Last weekend I was staggering up the steps of the Great Wall wearing a bright orange top and a Legal Times baseball cap. This weekend, I was tripping up the steps of the Wall in a red and black ball gown and heels.
Last night’s event, organized by the Australia-New Zealand Association, felt like something one shouldn’t be allowed to do, like a picnic in the middle of Stonehenge or a bar mitzvah inside Rome’s Coliseum. But we were allowed, and thanks to some last-minute tickets that popped up and some heavy-duty pressuring of my dressing-up-averse husband, we went.
I had some moments of doubt when the dress I really wanted to wear – from the one time I went to the White House Correspondents Dinner about 12 years ago – wasn’t fitting exactly right. Well, the skirt fit, but the corset-style top was a little…tight. Without getting too detailed, I can say that while Joanna got it zipped up, there was some question about whether I would be needing to actually breathe for the evening. I suddenly had great sympathy for women who had to wear whalebone corsets, and knew why they might be subject to fainting spells. And that’s not getting into any kind of discussion about how it actually looked on me.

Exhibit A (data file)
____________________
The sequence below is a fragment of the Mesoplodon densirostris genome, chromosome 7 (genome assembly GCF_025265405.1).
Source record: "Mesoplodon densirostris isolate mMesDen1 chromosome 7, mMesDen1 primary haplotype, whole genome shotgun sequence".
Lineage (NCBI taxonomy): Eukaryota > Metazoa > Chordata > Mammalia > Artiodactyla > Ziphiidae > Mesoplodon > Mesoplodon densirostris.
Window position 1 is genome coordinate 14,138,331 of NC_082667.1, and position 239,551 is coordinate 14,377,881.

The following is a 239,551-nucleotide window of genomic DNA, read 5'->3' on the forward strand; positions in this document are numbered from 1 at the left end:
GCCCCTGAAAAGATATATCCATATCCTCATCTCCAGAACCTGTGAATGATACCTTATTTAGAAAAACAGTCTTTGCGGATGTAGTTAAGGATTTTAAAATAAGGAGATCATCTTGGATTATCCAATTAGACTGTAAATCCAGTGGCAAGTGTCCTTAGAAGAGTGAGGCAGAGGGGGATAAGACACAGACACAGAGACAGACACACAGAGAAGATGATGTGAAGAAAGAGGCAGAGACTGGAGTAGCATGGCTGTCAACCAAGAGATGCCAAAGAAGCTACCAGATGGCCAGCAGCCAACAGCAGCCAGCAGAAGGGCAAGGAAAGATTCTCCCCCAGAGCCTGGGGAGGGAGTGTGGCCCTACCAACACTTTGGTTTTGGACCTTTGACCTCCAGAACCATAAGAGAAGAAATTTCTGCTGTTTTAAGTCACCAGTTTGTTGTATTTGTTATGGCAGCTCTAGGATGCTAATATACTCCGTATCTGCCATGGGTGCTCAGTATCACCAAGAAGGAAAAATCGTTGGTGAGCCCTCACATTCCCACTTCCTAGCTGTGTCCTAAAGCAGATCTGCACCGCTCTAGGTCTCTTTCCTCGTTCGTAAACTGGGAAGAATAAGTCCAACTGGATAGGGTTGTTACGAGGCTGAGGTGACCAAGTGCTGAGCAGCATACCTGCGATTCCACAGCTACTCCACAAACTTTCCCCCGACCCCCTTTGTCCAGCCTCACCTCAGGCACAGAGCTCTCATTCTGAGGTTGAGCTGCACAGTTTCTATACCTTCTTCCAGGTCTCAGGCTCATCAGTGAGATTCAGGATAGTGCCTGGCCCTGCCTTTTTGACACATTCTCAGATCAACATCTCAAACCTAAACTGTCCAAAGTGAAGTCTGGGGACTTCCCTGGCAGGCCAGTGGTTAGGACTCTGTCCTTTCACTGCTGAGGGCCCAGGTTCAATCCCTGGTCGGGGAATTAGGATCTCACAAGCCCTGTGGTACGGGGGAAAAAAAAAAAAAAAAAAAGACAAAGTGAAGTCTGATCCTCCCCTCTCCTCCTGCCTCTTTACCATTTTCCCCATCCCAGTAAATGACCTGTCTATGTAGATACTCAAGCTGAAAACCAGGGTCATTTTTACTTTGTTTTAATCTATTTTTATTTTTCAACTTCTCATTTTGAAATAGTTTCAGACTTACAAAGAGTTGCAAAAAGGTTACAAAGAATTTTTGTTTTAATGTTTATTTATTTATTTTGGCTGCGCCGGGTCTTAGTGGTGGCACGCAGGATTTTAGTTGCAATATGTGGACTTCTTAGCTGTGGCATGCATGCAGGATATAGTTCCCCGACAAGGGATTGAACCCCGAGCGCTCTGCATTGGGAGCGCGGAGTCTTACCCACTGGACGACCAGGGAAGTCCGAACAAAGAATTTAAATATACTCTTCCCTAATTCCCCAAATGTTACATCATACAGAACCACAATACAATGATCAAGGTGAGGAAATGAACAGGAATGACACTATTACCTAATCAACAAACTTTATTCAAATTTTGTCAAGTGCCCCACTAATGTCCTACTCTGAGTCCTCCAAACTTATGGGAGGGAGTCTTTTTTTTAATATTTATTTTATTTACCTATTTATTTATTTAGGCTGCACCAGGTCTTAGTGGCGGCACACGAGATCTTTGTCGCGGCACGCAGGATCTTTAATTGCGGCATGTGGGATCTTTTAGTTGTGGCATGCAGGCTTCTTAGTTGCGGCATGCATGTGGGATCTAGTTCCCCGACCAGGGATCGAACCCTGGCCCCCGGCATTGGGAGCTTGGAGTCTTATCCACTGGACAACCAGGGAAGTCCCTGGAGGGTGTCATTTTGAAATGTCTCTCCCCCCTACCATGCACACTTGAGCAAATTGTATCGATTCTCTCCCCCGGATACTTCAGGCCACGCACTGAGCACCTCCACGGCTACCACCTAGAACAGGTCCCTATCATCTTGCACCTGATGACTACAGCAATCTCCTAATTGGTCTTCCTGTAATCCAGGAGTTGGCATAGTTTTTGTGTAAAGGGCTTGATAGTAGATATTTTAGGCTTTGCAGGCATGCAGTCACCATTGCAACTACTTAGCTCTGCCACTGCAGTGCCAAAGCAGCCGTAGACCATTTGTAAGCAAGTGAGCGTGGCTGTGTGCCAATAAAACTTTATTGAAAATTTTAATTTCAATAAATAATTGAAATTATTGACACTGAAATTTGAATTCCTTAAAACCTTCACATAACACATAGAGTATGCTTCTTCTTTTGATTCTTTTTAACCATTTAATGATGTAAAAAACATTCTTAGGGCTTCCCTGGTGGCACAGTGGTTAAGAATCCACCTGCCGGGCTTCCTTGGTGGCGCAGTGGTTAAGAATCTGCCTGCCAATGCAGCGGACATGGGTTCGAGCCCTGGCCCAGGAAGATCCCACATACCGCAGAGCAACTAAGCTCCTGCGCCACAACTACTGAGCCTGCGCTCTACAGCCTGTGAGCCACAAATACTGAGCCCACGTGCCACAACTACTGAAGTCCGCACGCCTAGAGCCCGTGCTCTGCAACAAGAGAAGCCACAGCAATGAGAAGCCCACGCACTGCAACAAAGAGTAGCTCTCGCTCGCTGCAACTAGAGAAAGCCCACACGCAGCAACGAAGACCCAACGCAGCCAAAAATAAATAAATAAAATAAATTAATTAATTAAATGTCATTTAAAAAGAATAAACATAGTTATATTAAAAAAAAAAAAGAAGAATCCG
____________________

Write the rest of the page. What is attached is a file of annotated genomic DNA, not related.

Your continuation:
In any event, with some fashion consultation from Joanna, I opted for a silk halter top to go with the red skirt, plus black heels…and even a red evening purse. Yes, way too matchy-matchy for a certain twentysomething’s taste, but I needed a purse big enough to hold the tickets and my passport in case the Chinese decided that a ball on the Wall was a good time to check the foreigners’ visas. These days, we’re all feeling a little ill at ease here.
Anyway, the other issue of the skirt was that it had a kind of mermaid-style train at the back, a few inches longer than the front of the skirt. Just long enough to catch one’s heel. I spent a half-hour basting the hem of the skirt since it had ripped the last time I wore it.
Within 30 seconds of my putting the skirt on again, my heel caught in the hem and the whole thing ripped out. So I suspect I spent the better part of the evening trailing red thread.
Luckily, for most of the evening it was dark enough on the Wall that a few trailing threads didn’t amount to much.
And we had a great time, drinking, dining and dancing in the shadow of the Wall at Badaling, which was lit up for a quarter mile or so. We were sitting at a table of Germans, Australians, Norwegians, Dutch The evening stayed warm and the sky was clear enough to see a crescent moon and a few stars in the night sky.